Without a doubt the one thing that keeps me going more than anything is going down to the minor leagues and scouting baseball. I love sitting behind home plate while watching for the nuances of players. What kind of stuff does the pitcher have, does he command his pitches, is the batter struggling against the inside fastball or can he lay off the outside slider, what kind of arm does the right fielder have, did he take the correct route on the ball in the gap, does the shortstop have the first step quickness to play short and even more importantly does he have the arm to stay there in the bigs?


    Add that in to talking baseball with scouts and other baseball personnel during games, and it starts to make all those night of making hours and hours of phone calls while trying to figure out why certain members can’t get into our plus area when other members can, worth it.


    I’m lucky that over the years I’ve developed good relationships with a lot of baseball people in and out of the Orioles organization. Last night in Bowie, I froze along with Tripp Norton (Orioles Assistant Director of Minor League Operations) and Kevin Ibach (Orioles Baseball Operations Assistant) as we watched Nolan Reimold hit a tremendous home run to center field off a wayward changeup and laughed about the new “Bristles” hitting on some girls in the front row while reminiscing about the flamboyant original “Bristles” of years ago (True story: I once knew of a $20 bounty for any pitcher who would “Bull Durham” the giant toothbrush guy while he cleaned off home plate between innings. Unfortunately it was never collected).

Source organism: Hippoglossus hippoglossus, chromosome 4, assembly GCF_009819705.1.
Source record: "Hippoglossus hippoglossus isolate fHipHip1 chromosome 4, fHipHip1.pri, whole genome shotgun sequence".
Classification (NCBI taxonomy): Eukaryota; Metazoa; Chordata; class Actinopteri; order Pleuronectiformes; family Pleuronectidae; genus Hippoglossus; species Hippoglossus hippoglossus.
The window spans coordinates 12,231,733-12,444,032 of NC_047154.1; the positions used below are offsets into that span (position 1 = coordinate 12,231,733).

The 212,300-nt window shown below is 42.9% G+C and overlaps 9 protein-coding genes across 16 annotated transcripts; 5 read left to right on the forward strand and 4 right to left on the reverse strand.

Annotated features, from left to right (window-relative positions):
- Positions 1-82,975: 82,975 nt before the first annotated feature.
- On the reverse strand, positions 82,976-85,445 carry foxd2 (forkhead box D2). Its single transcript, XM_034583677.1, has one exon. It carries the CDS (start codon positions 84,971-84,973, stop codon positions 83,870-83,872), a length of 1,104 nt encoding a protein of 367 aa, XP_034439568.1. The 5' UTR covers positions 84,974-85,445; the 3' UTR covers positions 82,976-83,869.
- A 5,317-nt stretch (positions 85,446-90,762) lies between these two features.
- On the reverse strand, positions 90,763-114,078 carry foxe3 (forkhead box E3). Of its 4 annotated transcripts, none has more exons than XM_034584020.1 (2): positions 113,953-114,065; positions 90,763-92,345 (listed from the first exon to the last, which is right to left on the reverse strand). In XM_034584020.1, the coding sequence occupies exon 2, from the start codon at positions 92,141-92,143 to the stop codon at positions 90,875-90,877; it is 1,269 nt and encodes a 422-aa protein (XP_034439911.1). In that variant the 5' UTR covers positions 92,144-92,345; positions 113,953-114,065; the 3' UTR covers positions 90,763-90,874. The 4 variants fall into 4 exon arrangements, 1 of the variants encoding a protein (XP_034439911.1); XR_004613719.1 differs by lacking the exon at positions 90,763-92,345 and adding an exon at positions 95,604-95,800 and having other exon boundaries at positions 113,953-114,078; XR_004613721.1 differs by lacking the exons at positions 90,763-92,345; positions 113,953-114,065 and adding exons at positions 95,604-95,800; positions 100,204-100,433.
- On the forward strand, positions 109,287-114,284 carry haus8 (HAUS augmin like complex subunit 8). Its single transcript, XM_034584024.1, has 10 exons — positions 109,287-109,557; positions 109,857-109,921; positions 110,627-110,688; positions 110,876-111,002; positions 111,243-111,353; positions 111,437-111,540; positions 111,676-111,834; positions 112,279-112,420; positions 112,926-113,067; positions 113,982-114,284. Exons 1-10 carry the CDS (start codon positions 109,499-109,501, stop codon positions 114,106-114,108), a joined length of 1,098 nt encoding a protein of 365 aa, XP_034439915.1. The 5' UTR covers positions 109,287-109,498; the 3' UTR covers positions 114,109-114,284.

After the game I caught up a bit with manager Bien Figueroa who I’ve known for years, said a quick hello to Butch Davis and introduced myself to Mo Hill before talking a bit with Scott McGregor about Adam Loewen while we watched the end of the Orioles game. It’s about that time that I realize why I do this. I love going to the minor leagues because where else can you chat with a former 20-game winner in the “MFL” while watching the end of the Orioles game?